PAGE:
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94 Comments on “Editorial: Canada’s Auto Industry Is Hooked On Subsidies, And It Won’t End Well...”


  • avatar
    MoDo

    I truly believe that Sergio wants the plant to stay there – he’s said on multiple occasions that it was safe, mainly because he use to live in Windsor, but he’s not going to lose money to do it. 460 mill seems pretty steep though, I’d think even half of that would be hard for them to get.

    He has said earlier that this isn’t a 3-5 year commitment though, it’s more like 20+ years so we’ll see.

  • avatar
    Slocum

    “While a recent slump in the Canadian dollar will help Canada’s overall export picture, it’s this author’s opinion that Canada’s auto industry will eventually meet the same fate as Australia’s.”

    The cases are pretty different. Australia had an auto industry that was not only assembling cars, but designing and manufacturing Oz-specific models (Commodore and Falcon) that weren’t built or generally sold elsewhere. The Canadian industry, on the other hand, has long been fully integrated into the North American market. Windsor is pretty much just another Detroit suburb with an auto-assembly plant. If the CAW/Unifor is willing to adjust wage demands to make up for the strong Canadian dollar (or the Canadian and Ontario governments are willing to kick in the money to make up the difference), there’s no reason auto-manufacturing can’t stay in Ontario.

    • 0 avatar
      ect

      Slocum, you’re absolutely right about the differences between Canada and Australia.

      Another reality is that companies operating in Canada have substantially lower costs for employee health care than is the case in the US. To the tune of several thousands of dollars per worker per year.

      Historically, Canada and Ontario have been much less generous with industrial incentives than US states have been (especially in the South). For a much smaller Mercedes facility ($300 million total investment, up to 1,500 jobs estimated), Alabama gave the company an incentives package that has been valued in the range of $250-325 million.

      Similarly, the package that Tennessee gave to VW is estimated at north of $300 million.

      Sergio has placed a marker on the table. So, the negotiation begins, we will see where it ends.

      • 0 avatar
        Big Al from Oz

        @ect
        What about the $8 billion dollar handout from the Ontario government to the CAW and manufacturers during the GFC.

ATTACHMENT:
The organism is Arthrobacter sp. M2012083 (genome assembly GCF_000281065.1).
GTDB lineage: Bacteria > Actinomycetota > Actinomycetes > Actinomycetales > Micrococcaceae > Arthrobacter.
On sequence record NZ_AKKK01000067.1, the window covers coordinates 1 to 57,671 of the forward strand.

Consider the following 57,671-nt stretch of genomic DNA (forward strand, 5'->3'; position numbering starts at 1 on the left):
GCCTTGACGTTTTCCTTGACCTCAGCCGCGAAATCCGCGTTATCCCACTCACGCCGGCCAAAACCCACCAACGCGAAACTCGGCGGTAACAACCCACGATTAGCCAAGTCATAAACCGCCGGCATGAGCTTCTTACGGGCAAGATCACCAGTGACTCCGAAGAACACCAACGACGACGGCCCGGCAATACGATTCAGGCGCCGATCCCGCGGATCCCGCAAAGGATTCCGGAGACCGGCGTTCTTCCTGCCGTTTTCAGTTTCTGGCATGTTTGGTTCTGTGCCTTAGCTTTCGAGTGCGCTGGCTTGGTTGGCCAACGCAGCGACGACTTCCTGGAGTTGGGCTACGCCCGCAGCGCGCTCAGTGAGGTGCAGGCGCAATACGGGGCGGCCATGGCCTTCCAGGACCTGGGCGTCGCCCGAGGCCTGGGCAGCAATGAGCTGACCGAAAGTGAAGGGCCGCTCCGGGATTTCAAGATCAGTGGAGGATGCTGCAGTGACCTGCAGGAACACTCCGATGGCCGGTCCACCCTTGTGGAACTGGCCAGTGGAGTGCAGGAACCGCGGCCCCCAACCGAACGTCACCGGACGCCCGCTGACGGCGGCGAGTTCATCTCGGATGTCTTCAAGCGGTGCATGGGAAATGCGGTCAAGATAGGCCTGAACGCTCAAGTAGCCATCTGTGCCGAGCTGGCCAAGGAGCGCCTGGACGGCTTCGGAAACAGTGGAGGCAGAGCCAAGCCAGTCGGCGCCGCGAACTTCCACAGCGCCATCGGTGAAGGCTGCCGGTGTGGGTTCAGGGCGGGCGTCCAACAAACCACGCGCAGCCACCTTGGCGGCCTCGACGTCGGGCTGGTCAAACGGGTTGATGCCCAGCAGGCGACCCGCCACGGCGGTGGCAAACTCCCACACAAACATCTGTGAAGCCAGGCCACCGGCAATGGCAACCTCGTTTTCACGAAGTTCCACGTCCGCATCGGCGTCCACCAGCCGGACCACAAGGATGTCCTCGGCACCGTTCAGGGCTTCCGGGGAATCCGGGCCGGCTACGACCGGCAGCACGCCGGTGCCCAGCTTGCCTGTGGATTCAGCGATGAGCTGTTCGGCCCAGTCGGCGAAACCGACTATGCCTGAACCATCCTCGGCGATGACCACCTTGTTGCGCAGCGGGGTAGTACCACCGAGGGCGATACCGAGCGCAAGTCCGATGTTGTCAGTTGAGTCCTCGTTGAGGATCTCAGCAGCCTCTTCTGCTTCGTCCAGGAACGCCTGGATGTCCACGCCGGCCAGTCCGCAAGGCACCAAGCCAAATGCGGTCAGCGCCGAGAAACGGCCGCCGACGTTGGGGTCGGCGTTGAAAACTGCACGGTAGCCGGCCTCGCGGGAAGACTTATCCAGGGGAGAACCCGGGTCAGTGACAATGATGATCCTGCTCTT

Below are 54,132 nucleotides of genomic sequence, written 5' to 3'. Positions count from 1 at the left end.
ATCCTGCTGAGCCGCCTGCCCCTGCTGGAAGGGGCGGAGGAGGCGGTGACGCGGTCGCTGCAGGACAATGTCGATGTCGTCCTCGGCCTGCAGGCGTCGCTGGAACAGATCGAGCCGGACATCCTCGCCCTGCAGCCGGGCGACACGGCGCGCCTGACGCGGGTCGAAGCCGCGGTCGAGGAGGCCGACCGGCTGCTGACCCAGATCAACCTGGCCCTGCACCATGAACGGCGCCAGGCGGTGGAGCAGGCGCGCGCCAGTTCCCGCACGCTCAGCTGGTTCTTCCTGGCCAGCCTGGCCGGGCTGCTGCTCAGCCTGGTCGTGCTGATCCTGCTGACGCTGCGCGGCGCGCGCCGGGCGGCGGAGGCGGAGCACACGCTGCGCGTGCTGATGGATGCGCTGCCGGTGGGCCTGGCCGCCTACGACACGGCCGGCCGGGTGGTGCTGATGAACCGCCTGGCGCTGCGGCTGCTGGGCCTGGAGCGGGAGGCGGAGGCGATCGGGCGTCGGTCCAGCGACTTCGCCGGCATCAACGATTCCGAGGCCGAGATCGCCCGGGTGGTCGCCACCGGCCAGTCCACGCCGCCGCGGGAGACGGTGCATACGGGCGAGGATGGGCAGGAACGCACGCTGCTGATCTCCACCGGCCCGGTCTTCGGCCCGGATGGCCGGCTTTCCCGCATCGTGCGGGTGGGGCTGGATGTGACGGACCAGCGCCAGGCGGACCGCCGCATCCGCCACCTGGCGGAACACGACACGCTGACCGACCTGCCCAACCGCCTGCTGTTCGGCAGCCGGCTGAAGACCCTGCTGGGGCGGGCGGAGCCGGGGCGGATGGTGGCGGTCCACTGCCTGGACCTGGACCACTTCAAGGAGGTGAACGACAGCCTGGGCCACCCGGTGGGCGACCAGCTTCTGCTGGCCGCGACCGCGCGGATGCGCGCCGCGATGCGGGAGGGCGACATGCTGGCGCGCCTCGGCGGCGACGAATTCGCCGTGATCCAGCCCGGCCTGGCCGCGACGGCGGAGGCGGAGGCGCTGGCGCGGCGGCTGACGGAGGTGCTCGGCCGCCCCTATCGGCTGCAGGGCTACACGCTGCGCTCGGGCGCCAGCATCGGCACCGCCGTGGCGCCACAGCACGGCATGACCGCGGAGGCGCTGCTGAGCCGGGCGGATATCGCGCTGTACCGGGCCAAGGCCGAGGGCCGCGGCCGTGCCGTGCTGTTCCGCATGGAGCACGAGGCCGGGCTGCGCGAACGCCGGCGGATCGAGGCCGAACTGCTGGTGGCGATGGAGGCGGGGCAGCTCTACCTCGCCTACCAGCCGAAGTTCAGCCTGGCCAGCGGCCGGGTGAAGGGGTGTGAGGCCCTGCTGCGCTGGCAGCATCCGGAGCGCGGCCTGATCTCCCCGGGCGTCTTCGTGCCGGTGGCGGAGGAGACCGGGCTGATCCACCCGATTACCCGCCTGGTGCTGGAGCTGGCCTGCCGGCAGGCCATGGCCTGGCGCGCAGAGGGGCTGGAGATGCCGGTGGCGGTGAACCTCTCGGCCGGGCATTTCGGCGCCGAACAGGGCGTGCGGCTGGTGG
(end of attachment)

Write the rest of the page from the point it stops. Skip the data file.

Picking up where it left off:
Proportionally the Canadian’s have gone to the auto manufacturers with fist full of dollars and ignored WTO rulings on protectionism regarding the Canadian auto market/industry.

    • 0 avatar
      Ron B.

      Historically, Australia had to make her own cars because of the distance from anywhere else. But because of the tiny market for cars,it was only viable if taxpayers subsidized it. Looking back over the decades it is obvious that the car makers were suckling on the taxpayer tit a little too long .Labor governments have borrowed several hundreds of billions of dollars to give to these companies,while they bought in a “carbon tax” and quite frankly OZ citizens are sick of it. The new LNP government has declared that if your business cannot survive without being propped up,then you close.
      The car workers union rep has been crying crocodile tears for two days now but it was because of his recalcitrant attitude towards Toyota (for example) which has seen Toyota shut down here .The cost to build a Camry here is $3800 higher than in Thailand for example because of massive wages and the union was attempting to get a wage rise .
      Also,because of the small market,Holden and Toyota were using the same component and panel companies to supply parts. Many of these companies have said it is not possible for them to remain in Business if they only have Toyota as a customer so they intend to close. Alcoa being amongst the more well known.
      Holden and Toyota were even using the same presses. The Prospect of a recession in Victoria is said to be very real now , and given that the state of Victoria struggles from one recession to another on an almost annual basis it might just come to pass.

      • 0 avatar
        Big Al from Oz

        @Ron B
        There are also other industries within Melbourne that are hiring.

        Tullamarine is going after 3 000 new employees.

        Some of the money saved by not subsidising will find it’s way back into those communities. We just can’t keep on living in a dream in Australia, we just aren’t competitive in producing labour intensive manufactured items.

        To keep and industry via subsidisation, which reduces standard of living is ludicrous. The reality is right now most Australian don’t buy a locally manufactured vehicle.